Weather permitting, DNREC’s Mosquito Control Section will start its annual spring woodland-pool spraying Friday, March 26, treating wooded wetlands near populated areas in New Castle, Kent and Sussex counties.


Weather permitting, DNREC’s Mosquito Control Section will start its annual spring woodland-pool spraying Friday, March 26, treating wooded wetlands near populated areas in New Castle, Kent and Sussex counties. Approximately 7,000 to 10,000 acres with woodland pools where early season mosquitoes breed in quantity will be strategically larvicided by helicopter and possibly aircraft.

If larval stages of these early season mosquitoes are not successfully controlled, an intolerable number of biting adult mosquitoes could take wing by early to mid-May and remain through late June, becoming particularly troublesome within one to two miles of their woodland pool origins, and significantly affecting local quality of life for residents and visitors alike.

According to Mosquito Control Administrator Dr. William Meredith, only woodland pools near populated areas will be treated as in past years.

“Delaware has about 100,000 acres of wet woodlands and it is not possible logistically or for budgetary and environmental reasons to larvicide all woodland mosquito-rearing habitats,” Meredith said. “Targeting the pools near populated areas is the best return-on-investment in providing mosquito relief to the most people.”

Over the next few weeks, Mosquito Control will apply a bacterially-produced insecticide, Bti.

“Like all insecticides used by the Section, the U.S. Environmental Protection Agency has determined that Bti, when used in accordance with all EPA-approved instructions as required by federal law, can be applied without posing unreasonable risk to human health, wildlife or the environment,” Meredith said.

The amount of spraying needed is determined by where the woodlands are and how wet they are, which can vary from year to year depending on the location and amount of precipitation that has occurred over the past autumn, winter and early spring. “Woodland pool wetness in downstate areas is much higher than in recent years due to higher-than-average amounts of winter precipitation and recent rains,” Meredith said. “Spurred by these extremely wet conditions, we’ll probably see a lot of adult woodland pool mosquitoes in May and June, but less in or near the areas we sprayed.”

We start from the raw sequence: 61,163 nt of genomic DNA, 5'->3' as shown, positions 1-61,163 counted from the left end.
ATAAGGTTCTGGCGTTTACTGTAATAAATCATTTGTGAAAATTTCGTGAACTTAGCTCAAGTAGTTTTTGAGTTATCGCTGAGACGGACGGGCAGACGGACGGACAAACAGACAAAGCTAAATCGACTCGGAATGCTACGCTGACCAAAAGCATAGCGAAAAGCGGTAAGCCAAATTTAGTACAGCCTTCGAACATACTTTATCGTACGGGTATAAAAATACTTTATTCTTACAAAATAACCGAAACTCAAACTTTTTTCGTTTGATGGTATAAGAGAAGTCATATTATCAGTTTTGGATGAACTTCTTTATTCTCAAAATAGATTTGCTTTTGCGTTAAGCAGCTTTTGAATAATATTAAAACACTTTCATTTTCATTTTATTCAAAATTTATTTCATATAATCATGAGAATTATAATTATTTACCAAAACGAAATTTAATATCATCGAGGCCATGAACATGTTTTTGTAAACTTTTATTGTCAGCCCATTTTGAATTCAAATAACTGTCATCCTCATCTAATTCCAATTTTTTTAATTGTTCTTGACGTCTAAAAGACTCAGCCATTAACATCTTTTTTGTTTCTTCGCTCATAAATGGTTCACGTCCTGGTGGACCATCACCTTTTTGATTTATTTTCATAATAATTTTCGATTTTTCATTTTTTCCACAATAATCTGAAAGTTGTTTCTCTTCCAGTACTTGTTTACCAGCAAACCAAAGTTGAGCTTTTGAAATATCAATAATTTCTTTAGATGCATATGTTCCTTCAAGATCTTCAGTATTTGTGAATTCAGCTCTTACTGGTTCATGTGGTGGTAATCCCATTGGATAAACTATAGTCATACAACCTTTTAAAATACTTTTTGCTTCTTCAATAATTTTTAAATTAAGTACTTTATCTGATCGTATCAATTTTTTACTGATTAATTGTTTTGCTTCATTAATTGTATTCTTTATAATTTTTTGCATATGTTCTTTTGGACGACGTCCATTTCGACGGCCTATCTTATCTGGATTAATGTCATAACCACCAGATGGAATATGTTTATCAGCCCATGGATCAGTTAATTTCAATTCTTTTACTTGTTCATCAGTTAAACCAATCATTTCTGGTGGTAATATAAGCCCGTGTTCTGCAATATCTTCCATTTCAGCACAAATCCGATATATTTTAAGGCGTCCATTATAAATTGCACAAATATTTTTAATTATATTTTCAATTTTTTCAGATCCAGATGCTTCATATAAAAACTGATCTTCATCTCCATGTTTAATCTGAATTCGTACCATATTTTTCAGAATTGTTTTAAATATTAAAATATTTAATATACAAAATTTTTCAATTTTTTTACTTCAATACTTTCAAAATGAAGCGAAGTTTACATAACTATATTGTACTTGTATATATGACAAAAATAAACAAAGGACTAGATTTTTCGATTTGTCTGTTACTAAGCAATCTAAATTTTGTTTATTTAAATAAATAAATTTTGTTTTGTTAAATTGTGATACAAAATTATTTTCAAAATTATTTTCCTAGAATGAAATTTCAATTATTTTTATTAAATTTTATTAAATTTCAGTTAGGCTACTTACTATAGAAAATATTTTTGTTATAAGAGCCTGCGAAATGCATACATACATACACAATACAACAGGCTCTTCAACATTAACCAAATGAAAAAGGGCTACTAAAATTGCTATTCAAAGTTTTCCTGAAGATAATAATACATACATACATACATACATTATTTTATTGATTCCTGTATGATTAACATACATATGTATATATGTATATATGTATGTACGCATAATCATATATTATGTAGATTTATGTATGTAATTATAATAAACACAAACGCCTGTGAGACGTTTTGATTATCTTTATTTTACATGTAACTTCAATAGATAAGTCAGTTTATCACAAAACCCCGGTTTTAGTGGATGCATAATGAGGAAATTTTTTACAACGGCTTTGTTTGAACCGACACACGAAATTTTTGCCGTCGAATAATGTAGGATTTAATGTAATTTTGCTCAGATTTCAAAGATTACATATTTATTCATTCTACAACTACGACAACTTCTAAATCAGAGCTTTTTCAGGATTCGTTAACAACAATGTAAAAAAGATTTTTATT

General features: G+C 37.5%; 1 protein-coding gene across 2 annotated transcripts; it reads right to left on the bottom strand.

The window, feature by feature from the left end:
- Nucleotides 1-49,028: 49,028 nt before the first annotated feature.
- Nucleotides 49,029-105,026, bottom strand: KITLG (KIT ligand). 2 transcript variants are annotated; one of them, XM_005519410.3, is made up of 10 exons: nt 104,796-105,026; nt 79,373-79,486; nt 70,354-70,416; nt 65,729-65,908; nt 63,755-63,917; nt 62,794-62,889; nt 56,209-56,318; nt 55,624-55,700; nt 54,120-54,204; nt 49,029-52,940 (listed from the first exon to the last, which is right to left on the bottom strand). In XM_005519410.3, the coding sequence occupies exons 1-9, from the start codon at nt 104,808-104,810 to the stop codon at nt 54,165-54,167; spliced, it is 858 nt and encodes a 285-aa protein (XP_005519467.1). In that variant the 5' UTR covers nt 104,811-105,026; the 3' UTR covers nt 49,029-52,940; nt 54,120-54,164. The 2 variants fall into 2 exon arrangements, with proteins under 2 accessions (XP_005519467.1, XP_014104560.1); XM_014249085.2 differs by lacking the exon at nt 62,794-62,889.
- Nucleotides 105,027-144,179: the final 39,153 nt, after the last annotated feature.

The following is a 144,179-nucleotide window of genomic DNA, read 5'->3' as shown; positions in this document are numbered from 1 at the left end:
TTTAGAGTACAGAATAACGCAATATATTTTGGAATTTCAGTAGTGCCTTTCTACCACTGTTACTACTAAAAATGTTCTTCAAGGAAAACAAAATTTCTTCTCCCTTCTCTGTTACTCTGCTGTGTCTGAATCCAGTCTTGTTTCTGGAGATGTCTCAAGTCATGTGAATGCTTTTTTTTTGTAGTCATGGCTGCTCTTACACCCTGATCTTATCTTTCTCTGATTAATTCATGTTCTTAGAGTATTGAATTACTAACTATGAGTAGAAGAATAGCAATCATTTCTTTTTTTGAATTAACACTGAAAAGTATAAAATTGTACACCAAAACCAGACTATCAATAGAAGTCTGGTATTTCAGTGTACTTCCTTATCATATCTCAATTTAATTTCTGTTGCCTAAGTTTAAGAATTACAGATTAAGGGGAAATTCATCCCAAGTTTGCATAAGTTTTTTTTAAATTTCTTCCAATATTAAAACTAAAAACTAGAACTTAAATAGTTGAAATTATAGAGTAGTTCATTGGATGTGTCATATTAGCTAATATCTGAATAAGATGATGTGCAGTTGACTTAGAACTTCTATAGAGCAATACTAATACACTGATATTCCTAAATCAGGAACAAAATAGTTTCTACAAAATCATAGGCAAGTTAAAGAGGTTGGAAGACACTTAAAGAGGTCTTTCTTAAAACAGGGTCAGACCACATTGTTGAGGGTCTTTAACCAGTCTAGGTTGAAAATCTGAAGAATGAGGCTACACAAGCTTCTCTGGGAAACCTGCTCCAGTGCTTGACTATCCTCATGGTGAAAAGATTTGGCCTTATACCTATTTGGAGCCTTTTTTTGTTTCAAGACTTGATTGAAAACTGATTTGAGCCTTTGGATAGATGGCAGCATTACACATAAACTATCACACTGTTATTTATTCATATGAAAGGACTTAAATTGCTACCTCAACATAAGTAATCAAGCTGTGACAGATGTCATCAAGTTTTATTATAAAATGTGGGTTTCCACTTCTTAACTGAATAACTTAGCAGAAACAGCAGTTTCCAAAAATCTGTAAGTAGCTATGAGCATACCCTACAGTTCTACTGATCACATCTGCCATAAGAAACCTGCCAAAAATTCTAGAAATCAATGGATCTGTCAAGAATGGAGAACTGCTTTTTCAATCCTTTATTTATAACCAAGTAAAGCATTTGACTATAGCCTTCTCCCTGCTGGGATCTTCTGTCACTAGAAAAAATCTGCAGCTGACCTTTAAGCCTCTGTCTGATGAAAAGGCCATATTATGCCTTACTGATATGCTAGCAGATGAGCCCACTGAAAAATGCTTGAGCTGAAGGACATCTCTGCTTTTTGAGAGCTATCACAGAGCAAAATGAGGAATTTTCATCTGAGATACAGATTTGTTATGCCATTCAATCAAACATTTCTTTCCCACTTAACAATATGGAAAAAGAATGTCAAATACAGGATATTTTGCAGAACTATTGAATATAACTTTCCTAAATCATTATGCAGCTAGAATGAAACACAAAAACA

Aerial spraying of woodland pools must be completed before the forest canopy fills in with leaves, usually around mid-April, because leaves prevent the insecticide from reaching pools and other wet spots containing larvae on the forest floor. The spring campaign marks the beginning of Delaware’s mosquito season, which in most years continues until sometime between mid-October and early November, depending upon when the first killing freeze occurs.

Effective with this spring spraying season, the coverage areas of Mosquito Control’s two field offices in Glasgow and Milford have been changed to better accommodate and service residents’ calls statewide. Glasgow Office staff will continue to cover New Castle County and northwestern Kent County while expanding into central Kent County north of a line extending from Kitts Hummock on Delaware Bay southwest to Magnolia, northwest to Camden-Wyoming, and then southwest along Route 10 to Sandtown, including these five towns. This new area also includes all of Dover, plus Hartly, Marydel, Bombay Hook National Wildlife Refuge and Little Creek and encompasses zip codes 19901, 19904, 19934 and 19962. Residents in these areas with mosquito control needs or concerns including intolerable infestations can call the Glasgow Office at 302-836-2555.

Milford Office staff will continue to cover Sussex County, with reduced responsibility in Kent County. Their jurisdiction south of the new Kent line includes Bowers Beach, Woodside, Viola, Frederica, Felton, Milford and Harrington. Their Sussex jurisdiction continues to cover Prime Hook National Wildlife Refuge, the Inland Bays, the coastal resort areas from Lewes to Fenwick Island, and inland population centers such as Georgetown, Seaford or Laurel.  Residents of southern Kent County and all of Sussex County with mosquito control needs or concerns including intolerable infestations can call the Milford Office at 302-422-1512.

As in the past, advance public notice of when and where spraying will occur this year will be given daily via radio announcements, by calling 800-338-8181 toll-free, or by visiitng http://www.fw.delaware.gov/services/MosquitoSection.htm . Interested parties may also subscribe to receive email notices by visiting the DNREC homepage — click on “Email List Subscription” under Services and follow directions to sign up for mosquito control spray announcements.

During mosquito season, the public is encouraged to do its part to reduce mosquito-rearing habitat by cleaning clogged rain gutters, keeping fresh water in birdbaths, draining abandoned swimming pools and emptying standing water from such containers as scrap tires, cans, flower pot liners, unused water cisterns, upright wheelbarrows, uncovered trash cans, depressions in tarps covering boats or other objects stored outside.   

For more information about Delaware’s Mosquito Control program, call 739-9917.